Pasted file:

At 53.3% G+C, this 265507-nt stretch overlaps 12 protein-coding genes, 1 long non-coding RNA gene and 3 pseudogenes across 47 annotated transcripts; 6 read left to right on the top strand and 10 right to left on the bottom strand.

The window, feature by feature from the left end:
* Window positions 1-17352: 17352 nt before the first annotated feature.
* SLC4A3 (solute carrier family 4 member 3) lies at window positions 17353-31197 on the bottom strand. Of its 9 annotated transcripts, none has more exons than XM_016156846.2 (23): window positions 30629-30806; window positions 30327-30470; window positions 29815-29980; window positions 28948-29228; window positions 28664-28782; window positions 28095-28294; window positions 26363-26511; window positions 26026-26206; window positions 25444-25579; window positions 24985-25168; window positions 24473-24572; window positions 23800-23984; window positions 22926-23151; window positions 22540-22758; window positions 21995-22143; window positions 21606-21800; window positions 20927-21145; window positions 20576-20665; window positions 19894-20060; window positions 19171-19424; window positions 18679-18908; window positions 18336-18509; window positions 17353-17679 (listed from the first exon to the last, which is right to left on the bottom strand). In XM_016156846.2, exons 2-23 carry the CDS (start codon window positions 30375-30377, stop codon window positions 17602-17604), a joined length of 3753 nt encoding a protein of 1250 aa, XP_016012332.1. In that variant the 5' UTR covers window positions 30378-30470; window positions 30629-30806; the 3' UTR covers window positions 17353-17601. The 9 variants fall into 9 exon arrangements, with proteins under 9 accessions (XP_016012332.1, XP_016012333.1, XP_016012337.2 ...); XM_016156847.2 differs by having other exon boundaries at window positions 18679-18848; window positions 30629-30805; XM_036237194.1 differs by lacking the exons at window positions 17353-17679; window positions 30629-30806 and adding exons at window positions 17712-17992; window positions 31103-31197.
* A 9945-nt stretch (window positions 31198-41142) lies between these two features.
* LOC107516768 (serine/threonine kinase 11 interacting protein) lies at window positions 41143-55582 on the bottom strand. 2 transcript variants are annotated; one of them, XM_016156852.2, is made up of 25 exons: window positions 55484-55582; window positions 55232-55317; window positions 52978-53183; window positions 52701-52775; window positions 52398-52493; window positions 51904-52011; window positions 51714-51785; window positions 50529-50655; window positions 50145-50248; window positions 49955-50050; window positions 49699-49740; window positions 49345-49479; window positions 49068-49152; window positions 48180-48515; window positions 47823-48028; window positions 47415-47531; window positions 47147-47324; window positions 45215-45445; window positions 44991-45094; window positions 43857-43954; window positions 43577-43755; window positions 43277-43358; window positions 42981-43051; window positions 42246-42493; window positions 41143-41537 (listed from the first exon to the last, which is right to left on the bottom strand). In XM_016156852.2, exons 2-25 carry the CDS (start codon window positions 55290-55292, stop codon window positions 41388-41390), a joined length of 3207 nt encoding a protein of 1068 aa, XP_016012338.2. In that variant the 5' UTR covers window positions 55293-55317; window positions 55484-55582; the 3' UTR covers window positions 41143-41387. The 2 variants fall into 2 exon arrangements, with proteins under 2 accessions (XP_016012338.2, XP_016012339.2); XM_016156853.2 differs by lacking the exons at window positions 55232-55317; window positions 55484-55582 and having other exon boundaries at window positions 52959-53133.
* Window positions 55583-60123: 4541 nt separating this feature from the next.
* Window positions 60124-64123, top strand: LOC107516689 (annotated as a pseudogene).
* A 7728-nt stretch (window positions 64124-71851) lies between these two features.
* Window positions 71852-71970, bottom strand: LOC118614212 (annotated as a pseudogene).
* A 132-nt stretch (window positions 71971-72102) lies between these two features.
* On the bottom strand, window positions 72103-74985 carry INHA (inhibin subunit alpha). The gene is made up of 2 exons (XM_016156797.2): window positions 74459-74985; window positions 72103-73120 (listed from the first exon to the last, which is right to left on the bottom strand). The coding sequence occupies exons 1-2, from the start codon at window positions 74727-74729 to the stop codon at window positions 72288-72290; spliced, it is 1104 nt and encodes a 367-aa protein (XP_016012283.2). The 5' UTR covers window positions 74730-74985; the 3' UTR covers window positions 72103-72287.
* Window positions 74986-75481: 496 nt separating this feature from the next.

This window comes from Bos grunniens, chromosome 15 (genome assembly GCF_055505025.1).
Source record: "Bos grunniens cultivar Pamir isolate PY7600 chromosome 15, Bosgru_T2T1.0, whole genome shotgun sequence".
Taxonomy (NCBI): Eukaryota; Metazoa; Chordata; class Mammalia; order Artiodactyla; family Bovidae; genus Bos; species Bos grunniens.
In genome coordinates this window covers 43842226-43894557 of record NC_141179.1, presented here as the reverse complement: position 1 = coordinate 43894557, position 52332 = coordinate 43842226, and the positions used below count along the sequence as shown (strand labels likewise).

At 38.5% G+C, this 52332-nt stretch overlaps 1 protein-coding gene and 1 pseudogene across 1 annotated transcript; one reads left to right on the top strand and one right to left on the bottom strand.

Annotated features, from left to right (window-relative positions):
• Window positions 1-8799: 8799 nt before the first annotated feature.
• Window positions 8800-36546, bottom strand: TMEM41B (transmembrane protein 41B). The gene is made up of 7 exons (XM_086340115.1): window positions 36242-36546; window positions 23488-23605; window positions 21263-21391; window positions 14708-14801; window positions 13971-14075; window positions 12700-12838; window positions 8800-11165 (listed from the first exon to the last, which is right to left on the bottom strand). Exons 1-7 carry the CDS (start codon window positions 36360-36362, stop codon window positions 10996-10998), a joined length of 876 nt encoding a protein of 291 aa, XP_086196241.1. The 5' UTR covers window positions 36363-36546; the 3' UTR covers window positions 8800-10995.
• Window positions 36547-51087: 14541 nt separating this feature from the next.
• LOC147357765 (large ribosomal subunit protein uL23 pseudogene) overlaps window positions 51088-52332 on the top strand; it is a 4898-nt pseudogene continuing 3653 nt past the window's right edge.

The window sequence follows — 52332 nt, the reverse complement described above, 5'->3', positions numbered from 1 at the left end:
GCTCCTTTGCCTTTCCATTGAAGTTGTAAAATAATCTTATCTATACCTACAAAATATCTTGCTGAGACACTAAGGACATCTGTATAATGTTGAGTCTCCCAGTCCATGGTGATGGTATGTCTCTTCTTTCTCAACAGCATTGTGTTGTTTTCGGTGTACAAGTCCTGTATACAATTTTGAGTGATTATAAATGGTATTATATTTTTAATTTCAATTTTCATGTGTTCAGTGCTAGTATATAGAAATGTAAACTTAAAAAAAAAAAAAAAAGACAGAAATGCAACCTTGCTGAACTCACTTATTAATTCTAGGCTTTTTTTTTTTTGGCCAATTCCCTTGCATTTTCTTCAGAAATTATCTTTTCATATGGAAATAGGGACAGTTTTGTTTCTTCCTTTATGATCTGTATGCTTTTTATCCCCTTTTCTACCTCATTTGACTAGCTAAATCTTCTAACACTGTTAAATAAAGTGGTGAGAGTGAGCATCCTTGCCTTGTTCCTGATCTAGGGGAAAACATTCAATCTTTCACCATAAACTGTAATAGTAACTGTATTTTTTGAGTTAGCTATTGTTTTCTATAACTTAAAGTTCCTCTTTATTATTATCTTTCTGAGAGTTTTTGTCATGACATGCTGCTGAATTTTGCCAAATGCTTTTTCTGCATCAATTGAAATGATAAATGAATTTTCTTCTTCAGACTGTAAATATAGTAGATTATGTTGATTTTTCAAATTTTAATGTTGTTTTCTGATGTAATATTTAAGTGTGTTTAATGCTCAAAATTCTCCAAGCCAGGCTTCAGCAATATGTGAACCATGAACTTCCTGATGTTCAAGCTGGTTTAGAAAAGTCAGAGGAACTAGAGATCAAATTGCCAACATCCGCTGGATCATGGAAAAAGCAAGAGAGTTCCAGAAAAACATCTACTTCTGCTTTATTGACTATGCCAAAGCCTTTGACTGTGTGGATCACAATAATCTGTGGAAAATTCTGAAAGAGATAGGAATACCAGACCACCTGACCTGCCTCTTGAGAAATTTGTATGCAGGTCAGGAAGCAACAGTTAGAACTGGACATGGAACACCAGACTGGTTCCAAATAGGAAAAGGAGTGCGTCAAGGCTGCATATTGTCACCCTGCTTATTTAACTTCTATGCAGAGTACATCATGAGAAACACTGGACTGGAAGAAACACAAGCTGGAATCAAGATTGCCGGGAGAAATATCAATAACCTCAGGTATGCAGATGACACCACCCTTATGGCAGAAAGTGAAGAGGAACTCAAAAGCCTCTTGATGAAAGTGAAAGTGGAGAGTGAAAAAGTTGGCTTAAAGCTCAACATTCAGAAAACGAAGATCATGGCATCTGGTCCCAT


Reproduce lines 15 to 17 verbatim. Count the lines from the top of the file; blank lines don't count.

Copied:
Source record: "Bos grunniens cultivar Pamir isolate PY7600 chromosome 15, Bosgru_T2T1.0, whole genome shotgun sequence".
Taxonomy (NCBI): Eukaryota; Metazoa; Chordata; class Mammalia; order Artiodactyla; family Bovidae; genus Bos; species Bos grunniens.
In genome coordinates this window covers 43842226-43894557 of record NC_141179.1, presented here as the reverse complement: position 1 = coordinate 43894557, position 52332 = coordinate 43842226, and the positions used below count along the sequence as shown (strand labels likewise).